I feel a little bit like a school girl who woke up to a snow day. Remember how that felt, like exhaling after holding your breath as long as you could. I remember those dark winter mornings on Lake Michigan when I would wake up in the room I shared with my sister Melanie, and I would listen to the radio in the kitchen. The volume was turned up just loud enough that I could hear the list of school cancellations from my twin bed...please say Chesterton, please say Chesterton, please say Chesterton.
A snow day meant I could sleep in. It meant I could watch old movies on WGN and play the piano and sit on the floor with the coloring books and crayons, and I could make paper dolls cut from magazines. I could play outside with the neighborhood kids and make snowmen and build snow forts and throw snow balls—and we got plenty of snow in Indiana.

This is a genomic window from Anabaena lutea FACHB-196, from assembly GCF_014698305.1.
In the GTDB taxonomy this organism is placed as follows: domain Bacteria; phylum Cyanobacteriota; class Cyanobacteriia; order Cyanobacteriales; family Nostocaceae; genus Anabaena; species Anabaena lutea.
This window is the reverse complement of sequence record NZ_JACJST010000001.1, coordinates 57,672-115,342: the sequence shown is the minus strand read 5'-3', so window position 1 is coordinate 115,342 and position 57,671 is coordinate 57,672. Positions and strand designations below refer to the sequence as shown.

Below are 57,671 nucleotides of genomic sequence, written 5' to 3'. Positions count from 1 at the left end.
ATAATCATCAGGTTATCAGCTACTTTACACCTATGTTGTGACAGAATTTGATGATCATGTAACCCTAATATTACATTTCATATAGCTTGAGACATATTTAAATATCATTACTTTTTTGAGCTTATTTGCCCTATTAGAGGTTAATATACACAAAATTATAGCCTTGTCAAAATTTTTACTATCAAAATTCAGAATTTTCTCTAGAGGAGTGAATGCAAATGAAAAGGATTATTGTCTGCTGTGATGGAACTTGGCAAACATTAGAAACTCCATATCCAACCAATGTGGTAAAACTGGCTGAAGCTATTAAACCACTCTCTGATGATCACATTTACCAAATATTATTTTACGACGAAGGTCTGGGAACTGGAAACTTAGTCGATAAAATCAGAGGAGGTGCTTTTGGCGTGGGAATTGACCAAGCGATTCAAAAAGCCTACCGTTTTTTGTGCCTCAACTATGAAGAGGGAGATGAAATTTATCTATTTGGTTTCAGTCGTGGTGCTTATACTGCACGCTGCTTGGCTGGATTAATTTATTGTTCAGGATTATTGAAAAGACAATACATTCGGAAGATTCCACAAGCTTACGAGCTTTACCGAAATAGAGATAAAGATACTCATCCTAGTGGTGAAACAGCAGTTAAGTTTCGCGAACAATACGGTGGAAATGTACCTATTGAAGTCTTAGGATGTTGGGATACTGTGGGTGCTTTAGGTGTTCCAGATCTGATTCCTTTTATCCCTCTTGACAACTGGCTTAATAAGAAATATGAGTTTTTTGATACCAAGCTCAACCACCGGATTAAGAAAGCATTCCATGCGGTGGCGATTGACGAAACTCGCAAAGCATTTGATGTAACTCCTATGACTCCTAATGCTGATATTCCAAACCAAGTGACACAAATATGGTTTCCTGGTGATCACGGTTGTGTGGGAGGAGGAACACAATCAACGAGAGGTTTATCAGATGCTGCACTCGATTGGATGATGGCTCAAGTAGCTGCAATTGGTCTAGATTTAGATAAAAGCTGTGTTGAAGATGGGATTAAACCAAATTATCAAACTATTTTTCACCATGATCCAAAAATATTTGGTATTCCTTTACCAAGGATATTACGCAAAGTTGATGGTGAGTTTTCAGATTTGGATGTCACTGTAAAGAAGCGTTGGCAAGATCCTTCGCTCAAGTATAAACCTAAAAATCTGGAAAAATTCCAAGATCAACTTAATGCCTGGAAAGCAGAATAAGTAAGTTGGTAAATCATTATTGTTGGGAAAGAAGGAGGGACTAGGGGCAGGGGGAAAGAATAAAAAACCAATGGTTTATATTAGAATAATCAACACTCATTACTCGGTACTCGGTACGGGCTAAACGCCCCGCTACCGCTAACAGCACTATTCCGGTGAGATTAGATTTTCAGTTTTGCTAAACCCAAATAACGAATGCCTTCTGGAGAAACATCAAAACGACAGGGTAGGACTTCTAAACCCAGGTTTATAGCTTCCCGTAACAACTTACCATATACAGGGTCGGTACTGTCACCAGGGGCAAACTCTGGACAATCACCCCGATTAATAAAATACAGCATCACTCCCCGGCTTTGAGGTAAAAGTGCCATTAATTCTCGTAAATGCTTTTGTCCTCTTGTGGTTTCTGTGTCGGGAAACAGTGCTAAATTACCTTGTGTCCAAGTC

Today, my English class has been canceled, and the interview at a make-shift homeless shelter has been bumped to tomorrow afternoon. So, here I am with a day ahead of me that can be whatever I make of it. I won't be coloring with crayons, but I might be painting a little. And I'll play the piano and the horn, read a little, plan dinner, do some research for next Monday's opinion thing and make up for lost time on some blogs. I've been remiss in blogville lately.
We're expecting another six inches of snow on top of the 12 we've already got, which is not nearly as much as the snowfall on the east coast or in eastern Pennsylvania where they're expecting another 18 inches by tomorrow morning. But it's all relative, right?
Here is the scene from my driveway Saturday morning after the last storm when the sun came out and the sky turned a bright blue. There was/is so much snow in the trees that the sun filtering through the branches created some interesting shadows.